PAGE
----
We posted earlier this year with our predictions on when travel can resume from the USA to Britain, and I thought it would be useful to revisit the subject in light of recent events.
Those events being that the USA is entering a third wave of COVID-19 with no end in sight and England entering a second national lock lockdown (Scotland and Wales are pursuing their own strategies).
Things are a mess.
I optimistically predicted that people could start traveling to the UK again this autumn, that prediction was completely wrong.
To be clear, there is nothing to stop an American from getting on an airplane and flying to the UK right now. There are still daily flights from major US cities to the UK. You just have to quarantine for 14 days upon arrival (and there is no way around this via testing). There have been Americans who have made the trip, but it has never been much of a problem for the UK (though I firmly believe they should have closed Britain completely like New Zealand did).
In the spring, when autumn seemed like a long way away, Anglotopia booked its next trip to Britain for February 2021. My goal when my book came out earlier this year was to use the extra income to be able to return to Britain. I thought that February 2021 was far enough away that it would be enough time for COVID-19 to run its course and for there to be a vaccine available. Now with Britain likely in some form of lockdown through Christmas, this trip is absolutely not happening. It was only for 2 weeks, and we can’t quarantine for that long and really international travel for pleasure right now is irresponsible.
Thankfully, any bookings I’ve made for this trip can be shifted to a future date with no penalties, thus is the upside to all the travel companies looking to be flexible because of what’s going on. So, the question is, when should I rebook the trip for?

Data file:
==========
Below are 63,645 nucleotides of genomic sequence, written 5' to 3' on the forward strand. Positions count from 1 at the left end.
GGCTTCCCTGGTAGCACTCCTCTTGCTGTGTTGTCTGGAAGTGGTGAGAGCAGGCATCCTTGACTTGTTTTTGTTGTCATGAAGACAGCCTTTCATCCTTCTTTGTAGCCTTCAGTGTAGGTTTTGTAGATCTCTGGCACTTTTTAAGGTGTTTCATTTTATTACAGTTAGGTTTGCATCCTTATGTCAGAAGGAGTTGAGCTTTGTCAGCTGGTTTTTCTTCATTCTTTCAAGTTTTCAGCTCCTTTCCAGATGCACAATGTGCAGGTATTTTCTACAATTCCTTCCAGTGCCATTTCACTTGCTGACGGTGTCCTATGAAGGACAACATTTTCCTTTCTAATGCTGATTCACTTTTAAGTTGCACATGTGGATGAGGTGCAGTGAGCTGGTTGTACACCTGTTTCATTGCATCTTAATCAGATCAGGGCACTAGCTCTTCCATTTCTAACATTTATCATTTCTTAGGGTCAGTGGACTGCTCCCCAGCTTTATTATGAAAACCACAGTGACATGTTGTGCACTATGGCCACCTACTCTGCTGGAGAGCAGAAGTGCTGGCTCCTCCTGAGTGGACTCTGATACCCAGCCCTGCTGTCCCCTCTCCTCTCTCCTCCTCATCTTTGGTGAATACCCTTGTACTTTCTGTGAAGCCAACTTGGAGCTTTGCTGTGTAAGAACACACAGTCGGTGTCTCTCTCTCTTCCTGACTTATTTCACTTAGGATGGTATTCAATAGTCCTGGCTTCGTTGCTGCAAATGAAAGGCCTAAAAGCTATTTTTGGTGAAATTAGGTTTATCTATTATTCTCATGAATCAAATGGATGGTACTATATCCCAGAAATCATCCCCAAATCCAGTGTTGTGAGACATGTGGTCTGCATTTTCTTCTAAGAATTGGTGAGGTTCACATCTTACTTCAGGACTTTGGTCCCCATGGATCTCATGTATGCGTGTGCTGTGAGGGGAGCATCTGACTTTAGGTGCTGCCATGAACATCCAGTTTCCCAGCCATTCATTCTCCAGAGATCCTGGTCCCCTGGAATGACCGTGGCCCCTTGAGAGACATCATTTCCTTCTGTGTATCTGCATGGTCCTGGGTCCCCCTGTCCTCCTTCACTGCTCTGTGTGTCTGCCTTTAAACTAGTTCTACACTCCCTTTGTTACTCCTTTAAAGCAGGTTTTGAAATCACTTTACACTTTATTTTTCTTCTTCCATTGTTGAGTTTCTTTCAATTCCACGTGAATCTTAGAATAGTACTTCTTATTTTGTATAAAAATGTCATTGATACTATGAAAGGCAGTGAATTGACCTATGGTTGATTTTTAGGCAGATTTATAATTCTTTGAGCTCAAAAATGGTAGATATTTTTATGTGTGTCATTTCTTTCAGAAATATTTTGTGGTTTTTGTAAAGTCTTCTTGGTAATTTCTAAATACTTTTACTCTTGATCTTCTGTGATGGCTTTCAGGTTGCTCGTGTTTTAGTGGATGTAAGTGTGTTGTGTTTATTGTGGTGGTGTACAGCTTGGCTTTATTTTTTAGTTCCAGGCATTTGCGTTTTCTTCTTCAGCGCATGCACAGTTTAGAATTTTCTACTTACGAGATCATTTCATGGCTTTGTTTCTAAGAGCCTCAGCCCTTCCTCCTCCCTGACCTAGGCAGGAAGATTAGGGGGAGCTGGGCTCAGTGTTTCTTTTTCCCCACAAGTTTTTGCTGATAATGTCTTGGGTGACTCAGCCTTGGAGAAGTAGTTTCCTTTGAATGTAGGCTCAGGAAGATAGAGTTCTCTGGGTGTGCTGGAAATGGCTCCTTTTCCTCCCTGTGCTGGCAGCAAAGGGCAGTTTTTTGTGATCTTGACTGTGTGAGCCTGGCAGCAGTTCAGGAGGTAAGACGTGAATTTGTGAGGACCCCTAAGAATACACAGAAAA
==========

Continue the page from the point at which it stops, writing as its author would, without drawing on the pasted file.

Our ‘red line’ is when there is a COVID-19 vaccine available. In theory, there should be one tested and ready to use by the end of the year or early next year, if reports from the various authorities can be believed (we are not getting political here, this is a happy place).
Actually getting the vaccine will be another matter, and from news reports I’ve paid close attention to, it will be a long time before everyone will be able to get it. Priority, rightly so, will be given to the vulnerable, elderly, etc. We middle-aged healthy people will be at the back of the queue. That’s fine. But it could be next summer before we’re able to get a COVID-19 vaccine.
That’s being very optimistic. And yes, I know, we all want this to just be over. But this post is about realism.
So, at this stage, I think I will rebook our trip for next October 2021. That’s 1 year away from now. I think that’s enough time for things to be under control and for a vaccine to be widely available. So if: 1. We’ve gotten the vaccine and 2. The UK ends its 14-day quarantine upon arrival; I think we will be able to go. I will rebook the trip for then and wait and see.
This will be a difficult step to make. I’ve waited for over 2 years to return to Britain, and now I face the prospect of waiting another year. 3 years without visiting my beloved Britain. The longest stretch since I started traveling there in 2001. One of the things that got me mentally through the quarantine in the spring and the self-isolation this past summer was knowing that I would soon get to return to Britain. But staying safe and healthy is more important than anything. So, we will continue to wait. Britain will still be there when it’s safe to go. The tourist landscape will be very different when we can (not every attraction will survive a second lockdown).
We’re doing all right here in Indiana. We live in the country, neighbors are far away, but we’re close enough to town that we can get pretty much everything we need delivered. Indiana has a crazy high positivity rate right now as our governor seems to have just given up on good stewardship of the crisis, so he doesn’t damage his re-election.
So, like most Americans, we’ve just taken matters into our own hands. We’re self-quarantining. We only leave if absolutely necessary. In my ‘day job’ I work remotely from home anyway, and I’m very lucky that I can. We’ve been e-learning our kids the whole school year so far. It’s been a challenge, but we’re managing. Thankfully, no one in our family has gotten COVID-19, and we intend to keep it that way.
Stay safe; stay healthy.
And don’t forget what the Queen said earlier this year.
“We should take comfort that while we may have more still to endure, better days will return: we will be with our friends again; we will be with our families again; we will meet again.”
Until then visit England virtually with the 1 hour Gold Hill video we had commissioned over the summer. Put it on full screen with some noise-cancelling headphones, and you’re there.